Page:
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Xeneta forecasts drops in ocean rates, volumes and demand as storm clouds gather for 2023

 

After over two years of rising rates and overstretched capacity, the rapidly cooling ocean freight market looks set for an “extremely challenging” 2023, according to Xeneta. The Oslo-based market intelligence platform.
An in-depth analysis of the latest real-time ocean and air freight rates, combined with expert trend forecasts, suggests that ocean cargo volumes could fall by up to 2.5%, rates will drop “significantly” and weak demand will force increased idling of vessels. The air freight market, analysts predict, will also face a turbulent twelve months.
From climbing to historical highs during the global pandemic, ocean freight rates have fallen away – and in the case of spot rates, dramatically so – since the summer. Xeneta’s market report, built on the foundation of the team’s crowd-sourced data from leading global shippers, suggests there’ll be no change in course for 2023, with challenging macroeconomic and geopolitical outlooks undermining confidence.
Xeneta CEO Patrik Berglund says difficult times await stakeholders right across the ocean and air freight value chain.
He notes: “The cost-of-living crisis is eating into consumer spending power, leaving little appetite for imported, containerized goods. With no sign of a global panacea to remedy that, we’d expect ocean freight volumes to drop, possibly by around 2.5%. That said, if the economic situation deteriorates further, it could be even more.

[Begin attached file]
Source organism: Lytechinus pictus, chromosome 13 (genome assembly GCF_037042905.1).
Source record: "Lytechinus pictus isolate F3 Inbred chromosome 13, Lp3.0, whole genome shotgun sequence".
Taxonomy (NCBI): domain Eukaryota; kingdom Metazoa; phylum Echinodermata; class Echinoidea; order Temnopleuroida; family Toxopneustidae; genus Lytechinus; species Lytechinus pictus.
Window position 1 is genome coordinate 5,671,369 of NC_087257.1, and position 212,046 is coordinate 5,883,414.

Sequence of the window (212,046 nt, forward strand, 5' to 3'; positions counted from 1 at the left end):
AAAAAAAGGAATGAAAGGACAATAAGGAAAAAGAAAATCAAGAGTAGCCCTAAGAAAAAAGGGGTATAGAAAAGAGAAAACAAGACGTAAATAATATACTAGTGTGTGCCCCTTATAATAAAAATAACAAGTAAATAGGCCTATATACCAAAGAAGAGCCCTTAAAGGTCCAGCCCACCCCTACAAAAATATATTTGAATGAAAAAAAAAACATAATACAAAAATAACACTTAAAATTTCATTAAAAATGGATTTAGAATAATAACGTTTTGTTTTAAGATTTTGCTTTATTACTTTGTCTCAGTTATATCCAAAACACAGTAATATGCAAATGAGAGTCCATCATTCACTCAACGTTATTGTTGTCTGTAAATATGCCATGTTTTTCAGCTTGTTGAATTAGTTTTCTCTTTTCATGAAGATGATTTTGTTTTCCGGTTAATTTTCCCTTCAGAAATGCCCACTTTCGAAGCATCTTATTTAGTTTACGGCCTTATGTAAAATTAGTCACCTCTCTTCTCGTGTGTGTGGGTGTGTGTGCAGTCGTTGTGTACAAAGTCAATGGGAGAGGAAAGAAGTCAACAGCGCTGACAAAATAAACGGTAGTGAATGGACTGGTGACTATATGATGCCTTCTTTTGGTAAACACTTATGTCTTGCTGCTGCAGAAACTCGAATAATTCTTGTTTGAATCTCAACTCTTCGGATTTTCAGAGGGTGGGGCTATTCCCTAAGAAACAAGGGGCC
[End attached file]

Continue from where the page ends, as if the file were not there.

“Allied to dropping volumes we have a growing world fleet, with a nominal inflow of 1.65m TEU of capacity. Some demolitions will dent that growth, but we still expect an increase in capacity of 5.9%. Even if demolitions double from our current level of expectations, the industry would still be looking at an almost 5% expansion.”
The upshot of that, Mr. Berglund explains, is overcapacity, necessitating an increased idling of assets. From a current position of “next to nothing” Xeneta forecasts idling of up to 1m TEU – “maybe even more” says the CEO.
This cocktail of weak demand, dropping volumes and an increase in capacity will, inevitably, impact negatively on rates, says Mr. Berglund. He comments:
“We expect to see significant reductions. Carriers have proved adept at protecting and elevating rates during COVID, but with too much capacity, and easing port congestion, on most major trade lanes they’ll be fighting losing battles in 2023. We could see spot rates on some key corridors drop below pre-pandemic levels during the first half of 2023, while long-term rates will fall rapidly as older, expensive contracts expire and new, far lower contracts are signed. However, long-term rates will not drop below spot rates during the first half of 2023.
In conclusion, the Xeneta CEO underlines the complexity of challenges facing the industry, with economic uncertainty, geopolitical concern (“and not just relating to Ukraine”), on-going industrial action on logistics chains, China’s continued zero-COVID policy and the combination of weak demand, easing congestion and increased freight capacity.
(Photo Mediterranean Shipping Company)

 

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